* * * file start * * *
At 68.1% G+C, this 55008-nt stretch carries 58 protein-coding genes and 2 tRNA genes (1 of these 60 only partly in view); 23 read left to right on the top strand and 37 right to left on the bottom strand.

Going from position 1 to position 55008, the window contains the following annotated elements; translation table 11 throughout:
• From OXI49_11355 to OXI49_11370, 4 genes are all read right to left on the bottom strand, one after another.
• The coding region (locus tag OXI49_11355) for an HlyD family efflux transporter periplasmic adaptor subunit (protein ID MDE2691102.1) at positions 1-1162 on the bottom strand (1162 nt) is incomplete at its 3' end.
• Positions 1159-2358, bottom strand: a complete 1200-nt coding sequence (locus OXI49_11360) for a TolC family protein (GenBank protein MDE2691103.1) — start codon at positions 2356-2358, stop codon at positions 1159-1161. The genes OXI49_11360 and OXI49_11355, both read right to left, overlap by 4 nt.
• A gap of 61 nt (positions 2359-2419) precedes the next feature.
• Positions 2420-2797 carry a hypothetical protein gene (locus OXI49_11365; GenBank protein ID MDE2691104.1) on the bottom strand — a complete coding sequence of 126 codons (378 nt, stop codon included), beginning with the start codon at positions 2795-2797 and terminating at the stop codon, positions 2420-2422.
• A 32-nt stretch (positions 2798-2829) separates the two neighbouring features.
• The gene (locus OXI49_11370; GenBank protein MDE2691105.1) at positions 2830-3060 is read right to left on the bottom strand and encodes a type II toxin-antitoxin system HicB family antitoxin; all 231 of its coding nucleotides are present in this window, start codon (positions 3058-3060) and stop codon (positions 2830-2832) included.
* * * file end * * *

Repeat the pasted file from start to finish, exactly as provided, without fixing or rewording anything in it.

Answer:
At 68.1% G+C, this 55008-nt stretch carries 58 protein-coding genes and 2 tRNA genes (1 of these 60 only partly in view); 23 read left to right on the top strand and 37 right to left on the bottom strand.

Going from position 1 to position 55008, the window contains the following annotated elements; translation table 11 throughout:
• From OXI49_11355 to OXI49_11370, 4 genes are all read right to left on the bottom strand, one after another.
• The coding region (locus tag OXI49_11355) for an HlyD family efflux transporter periplasmic adaptor subunit (protein ID MDE2691102.1) at positions 1-1162 on the bottom strand (1162 nt) is incomplete at its 3' end.
• Positions 1159-2358, bottom strand: a complete 1200-nt coding sequence (locus OXI49_11360) for a TolC family protein (GenBank protein MDE2691103.1) — start codon at positions 2356-2358, stop codon at positions 1159-1161. The genes OXI49_11360 and OXI49_11355, both read right to left, overlap by 4 nt.
• A gap of 61 nt (positions 2359-2419) precedes the next feature.
• Positions 2420-2797 carry a hypothetical protein gene (locus OXI49_11365; GenBank protein ID MDE2691104.1) on the bottom strand — a complete coding sequence of 126 codons (378 nt, stop codon included), beginning with the start codon at positions 2795-2797 and terminating at the stop codon, positions 2420-2422.
• A 32-nt stretch (positions 2798-2829) separates the two neighbouring features.
• The gene (locus OXI49_11370; GenBank protein MDE2691105.1) at positions 2830-3060 is read right to left on the bottom strand and encodes a type II toxin-antitoxin system HicB family antitoxin; all 231 of its coding nucleotides are present in this window, start codon (positions 3058-3060) and stop codon (positions 2830-2832) included.